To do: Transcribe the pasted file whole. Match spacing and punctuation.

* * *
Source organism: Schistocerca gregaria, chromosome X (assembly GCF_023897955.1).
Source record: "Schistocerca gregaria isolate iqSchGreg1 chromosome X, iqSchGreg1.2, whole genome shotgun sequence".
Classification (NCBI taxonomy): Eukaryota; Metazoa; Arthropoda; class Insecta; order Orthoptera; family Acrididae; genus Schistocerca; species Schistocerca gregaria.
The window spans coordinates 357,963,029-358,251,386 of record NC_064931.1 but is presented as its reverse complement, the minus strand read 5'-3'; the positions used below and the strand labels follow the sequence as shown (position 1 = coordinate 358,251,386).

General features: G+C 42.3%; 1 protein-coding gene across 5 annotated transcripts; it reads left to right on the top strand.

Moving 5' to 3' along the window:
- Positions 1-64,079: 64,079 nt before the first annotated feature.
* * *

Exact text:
Source organism: Schistocerca gregaria, chromosome X (assembly GCF_023897955.1).
Source record: "Schistocerca gregaria isolate iqSchGreg1 chromosome X, iqSchGreg1.2, whole genome shotgun sequence".
Classification (NCBI taxonomy): Eukaryota; Metazoa; Arthropoda; class Insecta; order Orthoptera; family Acrididae; genus Schistocerca; species Schistocerca gregaria.
The window spans coordinates 357,963,029-358,251,386 of record NC_064931.1 but is presented as its reverse complement, the minus strand read 5'-3'; the positions used below and the strand labels follow the sequence as shown (position 1 = coordinate 358,251,386).

General features: G+C 42.3%; 1 protein-coding gene across 5 annotated transcripts; it reads left to right on the top strand.

Moving 5' to 3' along the window:
- Positions 1-64,079: 64,079 nt before the first annotated feature.